This thesis addresses the question of whether leadership and character can be taught
through sport. This question has been studied in a range of fields, including leadership
development research, sport education research and even United States military research
(Gould & Voelker, 2010; Pim & Doty, 2010; Vidic & Burton, 2011). Through investigating
various research topics, including civics and morals, character and citizenship, leadership and
character development, and sport education, this study uncovered a significant theoretical gap
at the convergence of these bodies of knowledge.
Lee, Whitehead, and Balchin (2000) found that very few researchers have addressed
the idea of measuring values through sports. Singaporean research into physical education
conducted by Kwon, Pyun, and Kim (2010) found that leadership behaviours through sports
and physical education required further research. Gould and Voelker (2010) also suggested
the need for more theoretical developments and measures for leadership through sports.
Civics and moral education research (Chew, 1998) indicates that values are taught in schools
by addressing issues on morality and socially acceptable behaviours, yet there has been no
impact analysis or effectiveness testing of such programs on learning outcomes (Koh, 2012).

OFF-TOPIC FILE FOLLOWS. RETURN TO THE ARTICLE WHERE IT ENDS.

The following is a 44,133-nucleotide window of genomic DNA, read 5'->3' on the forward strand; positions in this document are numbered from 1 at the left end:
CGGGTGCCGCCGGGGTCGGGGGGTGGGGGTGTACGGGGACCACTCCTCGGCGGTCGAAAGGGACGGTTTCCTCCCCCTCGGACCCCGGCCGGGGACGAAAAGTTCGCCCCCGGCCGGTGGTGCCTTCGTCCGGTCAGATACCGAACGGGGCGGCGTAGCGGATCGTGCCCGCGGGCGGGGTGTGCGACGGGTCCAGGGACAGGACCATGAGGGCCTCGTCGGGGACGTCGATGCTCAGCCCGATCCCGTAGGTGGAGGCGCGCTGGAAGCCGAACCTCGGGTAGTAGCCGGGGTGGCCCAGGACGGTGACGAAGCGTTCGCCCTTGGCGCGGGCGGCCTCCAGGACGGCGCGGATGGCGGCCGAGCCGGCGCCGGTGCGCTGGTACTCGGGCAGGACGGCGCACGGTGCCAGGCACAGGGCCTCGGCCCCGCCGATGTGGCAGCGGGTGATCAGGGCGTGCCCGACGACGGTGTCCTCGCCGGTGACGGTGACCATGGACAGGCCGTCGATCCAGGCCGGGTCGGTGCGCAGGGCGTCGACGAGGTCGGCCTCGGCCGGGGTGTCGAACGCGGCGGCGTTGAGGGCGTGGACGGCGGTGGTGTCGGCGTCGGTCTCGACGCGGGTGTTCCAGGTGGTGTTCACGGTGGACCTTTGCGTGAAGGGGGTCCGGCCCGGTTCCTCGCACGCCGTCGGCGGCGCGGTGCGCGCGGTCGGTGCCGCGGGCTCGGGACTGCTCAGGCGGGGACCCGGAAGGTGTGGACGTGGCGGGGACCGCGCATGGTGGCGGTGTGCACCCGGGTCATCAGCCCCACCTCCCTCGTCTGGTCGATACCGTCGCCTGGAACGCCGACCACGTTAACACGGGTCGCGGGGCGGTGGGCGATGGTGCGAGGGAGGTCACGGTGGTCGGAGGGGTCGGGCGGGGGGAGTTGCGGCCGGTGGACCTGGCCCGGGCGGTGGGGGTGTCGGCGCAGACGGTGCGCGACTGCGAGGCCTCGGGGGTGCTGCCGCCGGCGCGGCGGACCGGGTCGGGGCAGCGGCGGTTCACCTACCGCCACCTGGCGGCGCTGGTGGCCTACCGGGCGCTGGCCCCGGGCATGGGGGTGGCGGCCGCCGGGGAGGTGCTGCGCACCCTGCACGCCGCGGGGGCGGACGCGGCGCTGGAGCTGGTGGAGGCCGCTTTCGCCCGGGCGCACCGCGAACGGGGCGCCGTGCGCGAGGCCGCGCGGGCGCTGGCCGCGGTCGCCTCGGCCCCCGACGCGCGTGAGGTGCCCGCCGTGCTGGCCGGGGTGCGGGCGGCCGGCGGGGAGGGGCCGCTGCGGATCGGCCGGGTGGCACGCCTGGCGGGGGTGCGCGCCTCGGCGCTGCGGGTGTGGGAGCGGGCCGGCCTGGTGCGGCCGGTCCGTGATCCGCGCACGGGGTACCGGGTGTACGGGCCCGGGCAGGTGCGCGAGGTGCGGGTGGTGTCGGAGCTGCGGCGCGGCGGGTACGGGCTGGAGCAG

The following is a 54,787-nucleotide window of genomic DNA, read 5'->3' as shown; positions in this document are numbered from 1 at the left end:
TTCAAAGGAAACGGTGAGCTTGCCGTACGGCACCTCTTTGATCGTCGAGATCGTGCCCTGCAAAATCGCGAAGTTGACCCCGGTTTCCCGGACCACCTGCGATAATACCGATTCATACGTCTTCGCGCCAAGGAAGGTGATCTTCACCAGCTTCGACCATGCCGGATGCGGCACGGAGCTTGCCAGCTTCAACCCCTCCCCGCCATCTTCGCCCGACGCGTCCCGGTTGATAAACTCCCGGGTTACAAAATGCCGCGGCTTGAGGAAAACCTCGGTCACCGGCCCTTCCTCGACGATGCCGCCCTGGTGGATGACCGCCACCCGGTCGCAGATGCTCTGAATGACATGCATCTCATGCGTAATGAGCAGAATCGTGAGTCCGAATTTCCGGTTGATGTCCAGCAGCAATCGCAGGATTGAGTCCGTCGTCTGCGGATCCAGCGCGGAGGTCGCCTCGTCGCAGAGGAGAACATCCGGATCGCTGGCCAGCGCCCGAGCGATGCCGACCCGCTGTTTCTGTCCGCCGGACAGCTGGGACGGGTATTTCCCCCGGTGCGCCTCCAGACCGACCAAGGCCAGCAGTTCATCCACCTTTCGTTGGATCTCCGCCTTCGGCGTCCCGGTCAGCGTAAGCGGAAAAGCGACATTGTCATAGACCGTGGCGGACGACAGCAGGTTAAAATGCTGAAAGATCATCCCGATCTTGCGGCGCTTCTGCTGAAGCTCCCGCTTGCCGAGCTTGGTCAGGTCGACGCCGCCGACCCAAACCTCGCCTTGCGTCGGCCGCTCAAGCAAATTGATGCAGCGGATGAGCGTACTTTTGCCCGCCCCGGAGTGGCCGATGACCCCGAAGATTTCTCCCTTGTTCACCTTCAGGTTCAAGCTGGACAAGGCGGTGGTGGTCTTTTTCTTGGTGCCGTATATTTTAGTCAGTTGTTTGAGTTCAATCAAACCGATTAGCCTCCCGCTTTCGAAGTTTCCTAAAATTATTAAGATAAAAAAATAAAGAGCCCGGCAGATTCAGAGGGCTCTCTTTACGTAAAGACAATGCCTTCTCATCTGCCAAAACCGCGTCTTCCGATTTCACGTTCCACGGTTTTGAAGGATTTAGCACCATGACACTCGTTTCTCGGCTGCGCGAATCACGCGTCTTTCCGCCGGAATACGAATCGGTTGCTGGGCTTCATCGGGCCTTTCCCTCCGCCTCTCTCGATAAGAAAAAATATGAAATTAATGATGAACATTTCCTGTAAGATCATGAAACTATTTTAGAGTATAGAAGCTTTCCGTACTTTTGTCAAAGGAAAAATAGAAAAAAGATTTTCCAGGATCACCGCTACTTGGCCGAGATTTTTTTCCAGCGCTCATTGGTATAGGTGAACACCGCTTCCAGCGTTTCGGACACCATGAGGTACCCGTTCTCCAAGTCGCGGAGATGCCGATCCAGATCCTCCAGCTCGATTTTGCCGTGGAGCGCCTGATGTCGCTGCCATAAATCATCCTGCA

Curriculum developers also need to consider the provision of authentic experiences, social
modelling and guidance to ensure outcomes of leadership and character development are
achieved (Vishalache, 2007). Research into Leadership in Sport development has found that
leveraging the sports captaincy experience is important (Gould & Voelker, 2010) in
enhancing leadership through sport and physical education, and can provide authentic
This study employed a mixed-methods research design to investigate the central thesis
topic by addressing the theoretical and methodological gap in the literature and developing a
conceptual model that integrates the research. The model was developed using key theories
from the role learning and sport education models (Siedentop, 1982, 1994) using situational
modified activities (Hellison, 2003) and teachable moments in sports (Vidoni & Ward, 2009)
to inculcate character and leadership values and behaviours. Quantitative and qualitative
methods were used to test and refine the conceptual model, respectively, for the purpose of
implementing character and leadership development interventions through sport.
Overall, the results provide positive evidence that the conceptual model developed is
effective in helping educators apply and facilitate values-inculcation principles and practices into their lessons. In turn, this increases the behavioural frequency of students demonstrating values such as respect, responsibility, resilience, integrity, care and harmony during lessons.
|Date of Award||2018|
|Supervisor||Monica Kennedy (Supervisor), Tracey Dickson (Supervisor), Doug Davies (Supervisor) & Angela Benson (Supervisor)|